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Pacemaker Infinity Position

 
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miket-nyc



Joined: 18 Apr 2018
Posts: 39
Location: NYC

PostPosted: Fri May 11, 2018 8:54 pm    Post subject: Pacemaker Infinity Position Reply with quote

On every Speed Graphic I've ever used, the infinity position was when the track was retracted all the way. Recently I got a 2 1/4 x 3 1/4 Pacemaker, and Pacemakers are set up so you have to rack the track forward a tiny bit to reach infinity. I checked the online literature and it says this was done intentionally at the factory because some photographers like to focus infinity visually, but it can be changed to be like earlier cameras if the user prefers it that way.

I'm wondering how many Pacemaker owners here like the factory setup and how many have changed it to be like the Anniversary, etc? To me it seems rather stupid to have to find your infinity on the ground glass or the footage scale every time, and smaller cameras always have a fixed infinity. (In fact, early Leicas, Contaxes, and other 35mm rangefinder cameras have lenses that lock at infinity, so you have to push a catch to focus them forward).

I can't think of any possible advantage to the way Pacemakers are set up, but I assume there must be one or they wouldn't have changed. Is there an advantage I haven't noticed? I put a new beamsplitter in the rangefinder and am recalibrating it to the lens now, so this would be a good time to change.
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45PSS



Joined: 28 Sep 2001
Posts: 3799
Location: Mid Peninsula, Ca.

PostPosted: Fri May 11, 2018 9:23 pm    Post subject: Reply with quote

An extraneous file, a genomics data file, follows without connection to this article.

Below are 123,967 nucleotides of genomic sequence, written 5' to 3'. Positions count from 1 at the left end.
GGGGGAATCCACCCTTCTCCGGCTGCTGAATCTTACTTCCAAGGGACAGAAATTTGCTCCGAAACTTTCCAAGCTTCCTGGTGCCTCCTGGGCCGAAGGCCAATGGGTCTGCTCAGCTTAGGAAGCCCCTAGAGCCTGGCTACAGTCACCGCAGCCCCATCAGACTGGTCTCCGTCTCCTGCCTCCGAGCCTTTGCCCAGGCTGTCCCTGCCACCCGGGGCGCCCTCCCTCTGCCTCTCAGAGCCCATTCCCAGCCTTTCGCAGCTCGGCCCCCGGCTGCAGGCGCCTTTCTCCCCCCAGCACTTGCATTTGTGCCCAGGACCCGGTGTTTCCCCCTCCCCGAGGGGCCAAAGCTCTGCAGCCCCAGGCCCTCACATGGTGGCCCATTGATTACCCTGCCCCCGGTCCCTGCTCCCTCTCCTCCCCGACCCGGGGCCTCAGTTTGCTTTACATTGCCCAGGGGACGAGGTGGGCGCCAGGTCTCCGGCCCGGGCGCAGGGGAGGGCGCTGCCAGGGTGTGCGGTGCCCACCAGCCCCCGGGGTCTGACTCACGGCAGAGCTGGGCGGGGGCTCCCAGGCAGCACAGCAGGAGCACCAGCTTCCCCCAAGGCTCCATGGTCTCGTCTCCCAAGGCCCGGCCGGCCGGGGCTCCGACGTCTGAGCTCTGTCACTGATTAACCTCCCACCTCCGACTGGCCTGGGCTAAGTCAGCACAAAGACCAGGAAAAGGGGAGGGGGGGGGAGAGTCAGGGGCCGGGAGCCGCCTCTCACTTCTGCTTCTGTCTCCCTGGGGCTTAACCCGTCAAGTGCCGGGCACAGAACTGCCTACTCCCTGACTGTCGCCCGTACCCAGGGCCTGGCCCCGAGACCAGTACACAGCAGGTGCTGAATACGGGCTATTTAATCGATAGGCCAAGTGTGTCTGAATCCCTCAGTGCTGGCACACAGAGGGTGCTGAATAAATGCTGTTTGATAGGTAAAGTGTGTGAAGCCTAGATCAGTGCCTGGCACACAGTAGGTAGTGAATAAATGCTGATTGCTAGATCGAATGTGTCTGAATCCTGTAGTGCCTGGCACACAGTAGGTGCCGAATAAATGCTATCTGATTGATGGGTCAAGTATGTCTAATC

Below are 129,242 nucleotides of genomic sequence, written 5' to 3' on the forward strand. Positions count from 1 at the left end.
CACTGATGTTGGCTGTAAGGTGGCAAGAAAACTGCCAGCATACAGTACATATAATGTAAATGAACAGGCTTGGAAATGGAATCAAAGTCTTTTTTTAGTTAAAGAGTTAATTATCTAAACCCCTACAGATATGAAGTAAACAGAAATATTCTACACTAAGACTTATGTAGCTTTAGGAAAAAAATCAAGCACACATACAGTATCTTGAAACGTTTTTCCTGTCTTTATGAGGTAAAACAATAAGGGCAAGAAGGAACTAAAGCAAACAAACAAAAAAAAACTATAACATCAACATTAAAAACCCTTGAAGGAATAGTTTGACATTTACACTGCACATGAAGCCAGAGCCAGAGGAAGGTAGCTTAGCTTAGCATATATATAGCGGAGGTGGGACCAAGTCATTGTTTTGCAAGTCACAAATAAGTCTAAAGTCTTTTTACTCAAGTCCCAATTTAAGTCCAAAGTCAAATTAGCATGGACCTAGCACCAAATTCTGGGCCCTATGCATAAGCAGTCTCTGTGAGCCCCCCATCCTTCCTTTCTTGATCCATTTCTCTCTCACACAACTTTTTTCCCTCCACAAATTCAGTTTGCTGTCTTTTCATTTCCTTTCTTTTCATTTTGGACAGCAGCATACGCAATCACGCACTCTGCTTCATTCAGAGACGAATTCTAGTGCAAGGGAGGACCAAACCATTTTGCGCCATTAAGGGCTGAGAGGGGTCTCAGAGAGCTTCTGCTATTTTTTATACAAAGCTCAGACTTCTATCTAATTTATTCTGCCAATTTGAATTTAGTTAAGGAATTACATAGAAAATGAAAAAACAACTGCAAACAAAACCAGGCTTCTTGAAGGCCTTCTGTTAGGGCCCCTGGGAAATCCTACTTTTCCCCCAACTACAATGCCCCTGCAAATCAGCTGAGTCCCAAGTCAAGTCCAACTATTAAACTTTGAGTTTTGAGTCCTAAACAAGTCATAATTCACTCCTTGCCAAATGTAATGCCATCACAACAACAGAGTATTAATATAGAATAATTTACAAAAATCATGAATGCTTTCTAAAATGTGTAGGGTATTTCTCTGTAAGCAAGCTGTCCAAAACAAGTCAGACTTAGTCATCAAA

Infinity position of the yoke is fully retracted from introduction of the Speed in 1912 through the Anniversary Speed ending in 1946.
With the introduction of the Pacemaker series in 1947 the yoke position was changed to forward from fully retracted 0.040 0.010 inch.
This allowed for focusing past infinity which many press photographers preferred.
Once the rangefinder and/or focus scale is set for the position its easy to focus from bed opening with either the rangefinder, focus scale, or ground glass as the initial point is a starting point from which exact focus can be reached easily.
On rare occasion I have had a fully retracted setting to be off by 0.0001 inch resulting in having to stop down further than the lighting called for or camera wear or a bump knocked infinity off but the extra 0.030 to 0.050 inch movement would have allowed for focus correction without stopping down. One instance is where the infinity stops move forward slightly from repeated positioning of the front standard against them and with no reward movement of the yoke one is left with soft images wide open, stopping down, or reestablishing infinity with the stops.
The position is purely a matter of taste or personal preference.

What is critical is using an infinity target that is at least 5000 feet away. Celestial objects work best for infinity targets and will be soft if a target closer than 5000 feet is used. Calibrate with the lens wide open.